Jailed Rwandan opposition leader in plea to Arusha court

Friday February 26 2016

The African Court on Human and Peoples’ Rights will on March 3 hear a plea filed by Rwandan opposition leader Victoire Ingabire, who has accused the government of violating her freedoms and denying her a fair trial.

Ingabire, 47, is currently serving a 15-year in jail sentence handed to her by the Supreme Court in 2013, which found her guilty of inciting revolt, forming armed groups to destabilise the country, as well and denying the 1994 Genocide against the Tutsi.

It is not yet known whether the government will allow Ms Ingabire to travel to Arusha for the hearing, or whether she will be represented by her lawyers.

It is also not clear whether the government, which is the defendant in this hearing, will send representatives to Arusha.

Minister for Justice Johnston Busingye was not available for comment by press time. In her application to the court, Ms Ingabire accused the government of violating her rights and freedoms provided under the Universal Declaration of Human Rights.

She also requested the annulment of decisions taken since her arrest in 2010 until the pronouncement of the last judgment in the Supreme Court that gave her 15 years in prison.


She also hopes that the court will force the Rwandan government to release her on parole as well as incur the cost of reparations.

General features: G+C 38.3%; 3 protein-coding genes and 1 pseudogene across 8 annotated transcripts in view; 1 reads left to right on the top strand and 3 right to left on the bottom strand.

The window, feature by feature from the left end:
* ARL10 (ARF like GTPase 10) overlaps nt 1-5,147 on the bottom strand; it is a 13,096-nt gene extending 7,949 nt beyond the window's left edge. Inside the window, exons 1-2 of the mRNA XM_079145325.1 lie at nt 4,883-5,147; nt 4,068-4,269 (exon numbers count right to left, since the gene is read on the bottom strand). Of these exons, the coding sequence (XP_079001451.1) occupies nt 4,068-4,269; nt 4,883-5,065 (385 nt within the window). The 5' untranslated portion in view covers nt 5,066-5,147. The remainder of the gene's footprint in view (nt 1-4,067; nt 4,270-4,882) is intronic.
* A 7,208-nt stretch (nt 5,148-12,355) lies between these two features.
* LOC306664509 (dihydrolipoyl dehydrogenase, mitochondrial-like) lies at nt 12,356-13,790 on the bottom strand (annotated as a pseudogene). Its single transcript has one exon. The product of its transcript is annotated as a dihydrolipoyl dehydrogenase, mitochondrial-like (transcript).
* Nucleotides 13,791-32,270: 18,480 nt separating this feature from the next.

The government, however, dismissed Ms Ingabire’s plea, saying that it did not violate any of her rights.

The government maintained that her application to the African court is inadmissible as it “does not satisfy the conditions for admissibility in accordance with the African Charter on Human and Peoples’ Rights.”

It also said that Ms Ingabire did not exhaust local remedies before approaching the African Court.

Ms Ingabire heads the political party FDU Inkingi, which is not yet registered in Rwanda.

She returned to Rwanda in 2010, after spending close to two decades abroad, but was arrested soon after on suspicion that she was spreading genocide ideology.

Ms Ingabire was condemned to eight years and later 15 years’ imprisonment by the High Court and the Supreme Court respectively.

She was barred from vying in the 2010 presidential elections after being accused of incitement to genocide, conspiracy to form an armed group to threaten state security and propagating ethnic divisions. She was also accused by the authorities of links with FDLR rebels.